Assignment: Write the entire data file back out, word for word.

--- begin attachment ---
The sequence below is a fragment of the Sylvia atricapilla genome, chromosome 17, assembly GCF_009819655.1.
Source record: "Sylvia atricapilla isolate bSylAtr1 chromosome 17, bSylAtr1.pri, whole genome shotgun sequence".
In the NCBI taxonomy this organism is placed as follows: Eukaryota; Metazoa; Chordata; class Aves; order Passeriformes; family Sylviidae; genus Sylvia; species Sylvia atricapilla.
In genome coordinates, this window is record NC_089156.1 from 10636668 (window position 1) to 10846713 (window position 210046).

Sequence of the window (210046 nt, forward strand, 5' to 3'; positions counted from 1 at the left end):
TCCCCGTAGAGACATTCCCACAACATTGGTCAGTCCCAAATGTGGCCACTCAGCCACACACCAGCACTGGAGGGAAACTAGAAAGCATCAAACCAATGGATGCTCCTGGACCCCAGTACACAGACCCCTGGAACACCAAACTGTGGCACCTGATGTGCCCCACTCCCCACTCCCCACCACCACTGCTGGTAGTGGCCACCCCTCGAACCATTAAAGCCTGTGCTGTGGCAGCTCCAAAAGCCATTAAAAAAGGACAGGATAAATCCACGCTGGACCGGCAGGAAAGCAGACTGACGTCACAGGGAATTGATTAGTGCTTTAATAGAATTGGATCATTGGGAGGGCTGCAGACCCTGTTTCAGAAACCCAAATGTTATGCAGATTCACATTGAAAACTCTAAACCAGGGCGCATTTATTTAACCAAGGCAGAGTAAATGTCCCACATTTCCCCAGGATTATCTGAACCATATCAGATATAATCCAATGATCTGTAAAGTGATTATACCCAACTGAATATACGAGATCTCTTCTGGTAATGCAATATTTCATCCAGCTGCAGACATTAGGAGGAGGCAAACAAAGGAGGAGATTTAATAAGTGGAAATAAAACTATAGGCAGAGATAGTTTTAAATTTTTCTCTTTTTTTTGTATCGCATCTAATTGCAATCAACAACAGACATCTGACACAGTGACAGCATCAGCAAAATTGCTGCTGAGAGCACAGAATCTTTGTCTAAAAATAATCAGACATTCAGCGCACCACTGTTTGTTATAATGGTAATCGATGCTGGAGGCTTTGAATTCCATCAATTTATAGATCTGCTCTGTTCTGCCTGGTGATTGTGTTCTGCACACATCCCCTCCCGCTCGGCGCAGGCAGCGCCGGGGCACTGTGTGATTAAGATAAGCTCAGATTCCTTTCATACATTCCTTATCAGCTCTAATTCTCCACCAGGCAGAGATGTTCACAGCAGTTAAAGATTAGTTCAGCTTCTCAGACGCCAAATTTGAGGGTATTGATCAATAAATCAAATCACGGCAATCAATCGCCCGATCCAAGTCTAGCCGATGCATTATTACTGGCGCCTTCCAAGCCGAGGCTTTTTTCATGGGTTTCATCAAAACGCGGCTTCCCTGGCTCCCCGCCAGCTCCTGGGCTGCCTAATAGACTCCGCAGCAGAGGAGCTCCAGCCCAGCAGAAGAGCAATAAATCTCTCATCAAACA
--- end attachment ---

The sequence below is a fragment of the Sylvia atricapilla genome, chromosome 17, assembly GCF_009819655.1.
Source record: "Sylvia atricapilla isolate bSylAtr1 chromosome 17, bSylAtr1.pri, whole genome shotgun sequence".
In the NCBI taxonomy this organism is placed as follows: Eukaryota; Metazoa; Chordata; class Aves; order Passeriformes; family Sylviidae; genus Sylvia; species Sylvia atricapilla.
In genome coordinates, this window is record NC_089156.1 from 10636668 (window position 1) to 10846713 (window position 210046).

Sequence of the window (210046 nt, forward strand, 5' to 3'; positions counted from 1 at the left end):
TCCCCGTAGAGACATTCCCACAACATTGGTCAGTCCCAAATGTGGCCACTCAGCCACACACCAGCACTGGAGGGAAACTAGAAAGCATCAAACCAATGGATGCTCCTGGACCCCAGTACACAGACCCCTGGAACACCAAACTGTGGCACCTGATGTGCCCCACTCCCCACTCCCCACCACCACTGCTGGTAGTGGCCACCCCTCGAACCATTAAAGCCTGTGCTGTGGCAGCTCCAAAAGCCATTAAAAAAGGACAGGATAAATCCACGCTGGACCGGCAGGAAAGCAGACTGACGTCACAGGGAATTGATTAGTGCTTTAATAGAATTGGATCATTGGGAGGGCTGCAGACCCTGTTTCAGAAACCCAAATGTTATGCAGATTCACATTGAAAACTCTAAACCAGGGCGCATTTATTTAACCAAGGCAGAGTAAATGTCCCACATTTCCCCAGGATTATCTGAACCATATCAGATATAATCCAATGATCTGTAAAGTGATTATACCCAACTGAATATACGAGATCTCTTCTGGTAATGCAATATTTCATCCAGCTGCAGACATTAGGAGGAGGCAAACAAAGGAGGAGATTTAATAAGTGGAAATAAAACTATAGGCAGAGATAGTTTTAAATTTTTCTCTTTTTTTTGTATCGCATCTAATTGCAATCAACAACAGACATCTGACACAGTGACAGCATCAGCAAAATTGCTGCTGAGAGCACAGAATCTTTGTCTAAAAATAATCAGACATTCAGCGCACCACTGTTTGTTATAATGGTAATCGATGCTGGAGGCTTTGAATTCCATCAATTTATAGATCTGCTCTGTTCTGCCTGGTGATTGTGTTCTGCACACATCCCCTCCCGCTCGGCGCAGGCAGCGCCGGGGCACTGTGTGATTAAGATAAGCTCAGATTCCTTTCATACATTCCTTATCAGCTCTAATTCTCCACCAGGCAGAGATGTTCACAGCAGTTAAAGATTAGTTCAGCTTCTCAGACGCCAAATTTGAGGGTATTGATCAATAAATCAAATCACGGCAATCAATCGCCCGATCCAAGTCTAGCCGATGCATTATTACTGGCGCCTTCCAAGCCGAGGCTTTTTTCATGGGTTTCATCAAAACGCGGCTTCCCTGGCTCCCCGCCAGCTCCTGGGCTGCCTAATAGACTCCGCAGCAGAGGAGCTCCAGCCCAGCAGAAGAGCAATAAATCTCTCATCAAACA